How the Media is Facing the Challenge of Fake News

Reading time : 5 minutes

Fake news is not a recent phenomenon, but social media and digital practices have provided it with an echo chamber like no other, amplified still further by the Covid-19. However, the media are fully determined to promote quality news. Public authorities are also getting involved in this issue and platforms are making a start on addressing disinformation.

The numerous complex and sometimes disordered news streams that are very easy to share on social media provide an ideal breeding ground for the spreading fake news. In all democratic countries, the “traditional” media outlets have long had fact-checking units in place. Programmes deciphering the manipulation of news also strive to heighten public vigilance and challenge on the barrage of fake news.

This meticulous, often laborious work can seem derisory given the speed of propagation of fake news. A study by MIT, published in the journal Science in 2018, showed that an item of fake news spreads six times faster than an accurate, verified piece of information. Fact checkers also have to deal with the cognitive bias inherent in the human brain, which often finds it more reassuring to subscribe to far -fetched but simple remarks, rather than well-argued but complex realities. And perhaps above all, they have to grapple with the distribution power of social platforms and their algorithmic model.

The major platforms – Google, YouTube, Facebook, Snapchat, Twitter, LinkedIn, TikTok, etc. – have admittedly taken measures to try and limit the spread of fake news, mostly during Covid-19, with an emphasis on verified content, and during the 2020 American election. Whilst movement has unquestionably begun, the mechanisms for flagging up fake news and for increasing transparency as regards the recommendation and moderation algorithms could still be greatly improved, as noted in September 2021 by France’s media regulator, the CSA[1].

Faced with the powerful effects of algorithmic bias, the efforts made by the platforms remain limited. Frances Haugen, a former data scientist at Facebook, revealed in September 2021 that the social media platform altered its algorithms prior to the 2020 American presidential election to reduce the spread of fake news, before returning to its old algorithms, putting “profits before user safety”. Instagram has also been called into question over the slowness with which it reacted to internal studies showing that over-emphasis on the “perfect” body image and “perfect” lives had a negative effect on young people’s mental health.


In early 2020, after hunting down the results of climate-related searches on YouTube, the American NGO, Avaaz revealed that Google’s recommendation system amplified the circulation of climate-sceptic videos and those relaying false content. Eighteen months later, in October 2021, the platform banned ads for, and monetization of, content that “contradicts well-established scientific consensus around the existence and causes of climate change”. Advertising algorithms unintentionally finance purveyors of misinformation through programmatic buying. According to NewsGuard and Comscore, 1.68% of digital ad spending was via this method to websites deemed unreliable, generating no less than $2.6 billion in annual revenue[2].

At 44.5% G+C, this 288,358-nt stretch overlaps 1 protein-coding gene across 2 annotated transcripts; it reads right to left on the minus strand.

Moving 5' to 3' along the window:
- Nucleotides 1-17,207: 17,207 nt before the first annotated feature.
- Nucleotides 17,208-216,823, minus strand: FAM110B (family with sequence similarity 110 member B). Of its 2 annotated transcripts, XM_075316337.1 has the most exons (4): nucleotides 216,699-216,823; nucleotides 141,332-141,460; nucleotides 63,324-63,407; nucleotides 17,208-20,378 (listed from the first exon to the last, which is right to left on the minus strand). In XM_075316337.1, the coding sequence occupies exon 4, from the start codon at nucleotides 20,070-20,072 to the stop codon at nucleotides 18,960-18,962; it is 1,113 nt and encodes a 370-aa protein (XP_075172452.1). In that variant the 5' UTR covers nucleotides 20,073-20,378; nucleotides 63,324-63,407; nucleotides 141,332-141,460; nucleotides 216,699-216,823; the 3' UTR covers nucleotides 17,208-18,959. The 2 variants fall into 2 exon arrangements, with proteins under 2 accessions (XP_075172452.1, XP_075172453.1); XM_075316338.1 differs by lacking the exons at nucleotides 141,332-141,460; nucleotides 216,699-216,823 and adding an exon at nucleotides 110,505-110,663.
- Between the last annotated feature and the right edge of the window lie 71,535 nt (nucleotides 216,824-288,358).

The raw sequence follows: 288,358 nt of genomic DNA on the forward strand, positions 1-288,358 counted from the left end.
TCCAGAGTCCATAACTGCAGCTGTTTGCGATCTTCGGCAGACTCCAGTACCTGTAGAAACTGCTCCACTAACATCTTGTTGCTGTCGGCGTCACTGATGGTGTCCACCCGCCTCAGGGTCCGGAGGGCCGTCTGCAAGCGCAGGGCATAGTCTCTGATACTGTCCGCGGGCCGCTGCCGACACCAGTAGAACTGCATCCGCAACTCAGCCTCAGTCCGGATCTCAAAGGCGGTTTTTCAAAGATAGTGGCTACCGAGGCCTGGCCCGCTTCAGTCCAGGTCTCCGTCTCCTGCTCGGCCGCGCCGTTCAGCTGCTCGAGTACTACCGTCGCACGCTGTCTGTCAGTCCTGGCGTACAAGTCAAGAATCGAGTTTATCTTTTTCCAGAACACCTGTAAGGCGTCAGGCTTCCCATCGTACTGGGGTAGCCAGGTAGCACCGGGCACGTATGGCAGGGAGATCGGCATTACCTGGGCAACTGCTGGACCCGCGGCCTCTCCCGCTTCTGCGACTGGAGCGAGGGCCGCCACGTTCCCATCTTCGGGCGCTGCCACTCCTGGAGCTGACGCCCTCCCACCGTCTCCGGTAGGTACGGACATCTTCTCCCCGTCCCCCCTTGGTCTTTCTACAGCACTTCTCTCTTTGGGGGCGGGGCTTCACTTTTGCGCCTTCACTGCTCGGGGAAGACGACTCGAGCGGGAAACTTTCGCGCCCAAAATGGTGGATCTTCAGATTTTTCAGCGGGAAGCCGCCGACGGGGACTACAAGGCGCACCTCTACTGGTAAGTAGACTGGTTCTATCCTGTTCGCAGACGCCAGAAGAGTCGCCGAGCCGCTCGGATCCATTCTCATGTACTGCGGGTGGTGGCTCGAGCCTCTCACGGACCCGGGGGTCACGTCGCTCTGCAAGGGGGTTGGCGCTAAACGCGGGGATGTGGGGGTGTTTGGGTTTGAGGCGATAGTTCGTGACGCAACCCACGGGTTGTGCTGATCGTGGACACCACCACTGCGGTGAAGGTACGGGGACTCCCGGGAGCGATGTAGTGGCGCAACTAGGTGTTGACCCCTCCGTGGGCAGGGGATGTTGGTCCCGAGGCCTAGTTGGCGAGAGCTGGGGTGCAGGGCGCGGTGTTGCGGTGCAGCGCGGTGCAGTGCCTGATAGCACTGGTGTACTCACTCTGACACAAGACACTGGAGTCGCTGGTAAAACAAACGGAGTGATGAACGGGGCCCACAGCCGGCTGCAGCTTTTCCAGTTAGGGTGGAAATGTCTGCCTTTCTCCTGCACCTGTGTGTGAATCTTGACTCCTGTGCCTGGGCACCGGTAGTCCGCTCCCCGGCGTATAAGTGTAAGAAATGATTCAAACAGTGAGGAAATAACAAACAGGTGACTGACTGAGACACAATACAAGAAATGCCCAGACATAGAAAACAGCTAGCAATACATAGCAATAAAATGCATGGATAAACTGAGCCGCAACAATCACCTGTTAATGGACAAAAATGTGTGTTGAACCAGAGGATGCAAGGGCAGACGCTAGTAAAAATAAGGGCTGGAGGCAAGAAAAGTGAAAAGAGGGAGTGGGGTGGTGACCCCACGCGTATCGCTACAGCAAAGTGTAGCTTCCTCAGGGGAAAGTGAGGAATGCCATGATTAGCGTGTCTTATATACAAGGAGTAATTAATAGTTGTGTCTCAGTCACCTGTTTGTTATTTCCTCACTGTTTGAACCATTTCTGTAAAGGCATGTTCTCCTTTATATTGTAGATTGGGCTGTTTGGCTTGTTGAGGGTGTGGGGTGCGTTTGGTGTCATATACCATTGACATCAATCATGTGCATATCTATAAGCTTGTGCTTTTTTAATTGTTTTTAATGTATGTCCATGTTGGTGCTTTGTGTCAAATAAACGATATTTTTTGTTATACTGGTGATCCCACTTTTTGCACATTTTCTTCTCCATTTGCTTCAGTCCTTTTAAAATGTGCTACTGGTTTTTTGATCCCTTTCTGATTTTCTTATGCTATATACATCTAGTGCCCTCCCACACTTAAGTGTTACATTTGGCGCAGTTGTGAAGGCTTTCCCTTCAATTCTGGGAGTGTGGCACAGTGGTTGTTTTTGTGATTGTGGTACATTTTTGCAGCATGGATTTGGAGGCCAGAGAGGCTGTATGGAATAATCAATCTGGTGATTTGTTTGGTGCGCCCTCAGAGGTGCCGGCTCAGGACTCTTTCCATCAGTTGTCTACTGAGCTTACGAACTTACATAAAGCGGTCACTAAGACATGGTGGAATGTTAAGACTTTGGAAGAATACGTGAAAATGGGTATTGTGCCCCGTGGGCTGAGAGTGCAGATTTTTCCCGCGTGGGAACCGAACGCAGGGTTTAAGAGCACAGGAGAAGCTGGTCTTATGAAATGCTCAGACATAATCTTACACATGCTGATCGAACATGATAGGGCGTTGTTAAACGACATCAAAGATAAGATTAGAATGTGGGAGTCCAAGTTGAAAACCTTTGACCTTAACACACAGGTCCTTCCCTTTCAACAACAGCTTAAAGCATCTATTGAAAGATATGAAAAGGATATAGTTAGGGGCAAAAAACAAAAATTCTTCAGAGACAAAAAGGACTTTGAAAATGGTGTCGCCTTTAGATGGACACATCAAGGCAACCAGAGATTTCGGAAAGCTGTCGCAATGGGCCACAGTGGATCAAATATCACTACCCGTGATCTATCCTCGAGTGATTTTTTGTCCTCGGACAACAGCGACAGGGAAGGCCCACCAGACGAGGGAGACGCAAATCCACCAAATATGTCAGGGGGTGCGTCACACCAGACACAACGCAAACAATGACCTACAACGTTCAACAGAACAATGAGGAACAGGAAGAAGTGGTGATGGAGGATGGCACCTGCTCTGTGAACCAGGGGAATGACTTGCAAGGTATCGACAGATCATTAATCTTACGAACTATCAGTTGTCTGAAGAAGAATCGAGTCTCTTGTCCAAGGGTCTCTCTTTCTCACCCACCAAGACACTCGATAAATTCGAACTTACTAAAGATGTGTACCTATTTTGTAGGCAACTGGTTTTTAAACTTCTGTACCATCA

Whilst the pandemic may have provided the opportunity for an unprecedented barrage of fake news, it also highlighted the value of reliable information. In its Digital News Report 20213 , the Reuters Institute noted a six-point rise in trust in the news during the pandemic: 44% of people trust the news given in the media in general most of the time, compared with 24% for news on social media. Finland is the country with the highest level of trust in the news (65%), whereas the US has the lowest level (29%). France (30%) appears markedly more dubious than Northern European countries such as Germany (53%), Belgium (54%) and the Netherlands (59%).

The battle is far from over, but a general awareness of the issue is evident from the numerous initiatives aimed at promoting and protecting news quality as a pillar of democracy. In Europe, the Digital Services Act (DSA) will regulate the digital economy by forcing platforms and social media to limit illicit content and increase transparency regarding the inner workings of their algorithms.


In some countries, the State is also taking on these issues and not just from a legislative perspective. In August 2021, Germany’s Federal Constitutional Court approved a €0.86 increase in the licence fee to enable public audio-visual media outlets to present “the truth thanks to thoroughly researched, authenticated information.” In France, a commission called “Les Lumières à l’ère numérique” – Enlightenment in the Digital Age – was tasked at the end of September 2021 with starting a debate on the impact that the internet is having on the news and democracy, so as to “prompt a collective wake-up call” and draw up proposals for solutions.

[1] Conseil Supérieur de l’Audiovisuel, September 2021: Assessment of the measures implemented in 2020 to combat manipulation of the news on online platforms

[2] The study was conducted among a sample consisting of 7,500 websites for which traffic and advertising costs were measured by Comscore, and using a database of over 6,500 news and current affairs websites whose credibility rating was assessed by NewsGuard; 3 Reuters Institute, Digital News Report 2021.

Christina Monfort

Christina Monfort

specialising in Media, Journalist

Share Article